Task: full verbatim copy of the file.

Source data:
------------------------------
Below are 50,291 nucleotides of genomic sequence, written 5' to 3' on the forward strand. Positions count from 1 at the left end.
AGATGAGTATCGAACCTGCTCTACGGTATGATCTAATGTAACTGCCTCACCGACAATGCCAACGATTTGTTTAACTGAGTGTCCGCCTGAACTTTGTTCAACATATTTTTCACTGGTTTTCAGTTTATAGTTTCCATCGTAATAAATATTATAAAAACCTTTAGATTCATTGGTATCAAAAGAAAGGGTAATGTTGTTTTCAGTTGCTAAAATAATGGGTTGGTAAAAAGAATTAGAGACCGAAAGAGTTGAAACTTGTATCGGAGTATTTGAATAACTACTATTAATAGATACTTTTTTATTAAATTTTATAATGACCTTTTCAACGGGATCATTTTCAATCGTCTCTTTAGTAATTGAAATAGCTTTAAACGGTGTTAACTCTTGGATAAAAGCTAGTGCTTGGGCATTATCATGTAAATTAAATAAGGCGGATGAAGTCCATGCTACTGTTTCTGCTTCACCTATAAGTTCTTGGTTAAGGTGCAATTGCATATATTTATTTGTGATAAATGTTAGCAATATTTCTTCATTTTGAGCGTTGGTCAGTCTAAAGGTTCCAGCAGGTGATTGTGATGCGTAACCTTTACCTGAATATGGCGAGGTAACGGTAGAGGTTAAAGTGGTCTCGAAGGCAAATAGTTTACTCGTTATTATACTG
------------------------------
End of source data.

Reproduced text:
Below are 50,291 nucleotides of genomic sequence, written 5' to 3' on the forward strand. Positions count from 1 at the left end.
AGATGAGTATCGAACCTGCTCTACGGTATGATCTAATGTAACTGCCTCACCGACAATGCCAACGATTTGTTTAACTGAGTGTCCGCCTGAACTTTGTTCAACATATTTTTCACTGGTTTTCAGTTTATAGTTTCCATCGTAATAAATATTATAAAAACCTTTAGATTCATTGGTATCAAAAGAAAGGGTAATGTTGTTTTCAGTTGCTAAAATAATGGGTTGGTAAAAAGAATTAGAGACCGAAAGAGTTGAAACTTGTATCGGAGTATTTGAATAACTACTATTAATAGATACTTTTTTATTAAATTTTATAATGACCTTTTCAACGGGATCATTTTCAATCGTCTCTTTAGTAATTGAAATAGCTTTAAACGGTGTTAACTCTTGGATAAAAGCTAGTGCTTGGGCATTATCATGTAAATTAAATAAGGCGGATGAAGTCCATGCTACTGTTTCTGCTTCACCTATAAGTTCTTGGTTAAGGTGCAATTGCATATATTTATTTGTGATAAATGTTAGCAATATTTCTTCATTTTGAGCGTTGGTCAGTCTAAAGGTTCCAGCAGGTGATTGTGATGCGTAACCTTTACCTGAATATGGCGAGGTAACGGTAGAGGTTAAAGTGGTCTCGAAGGCAAATAGTTTACTCGTTATTATACTG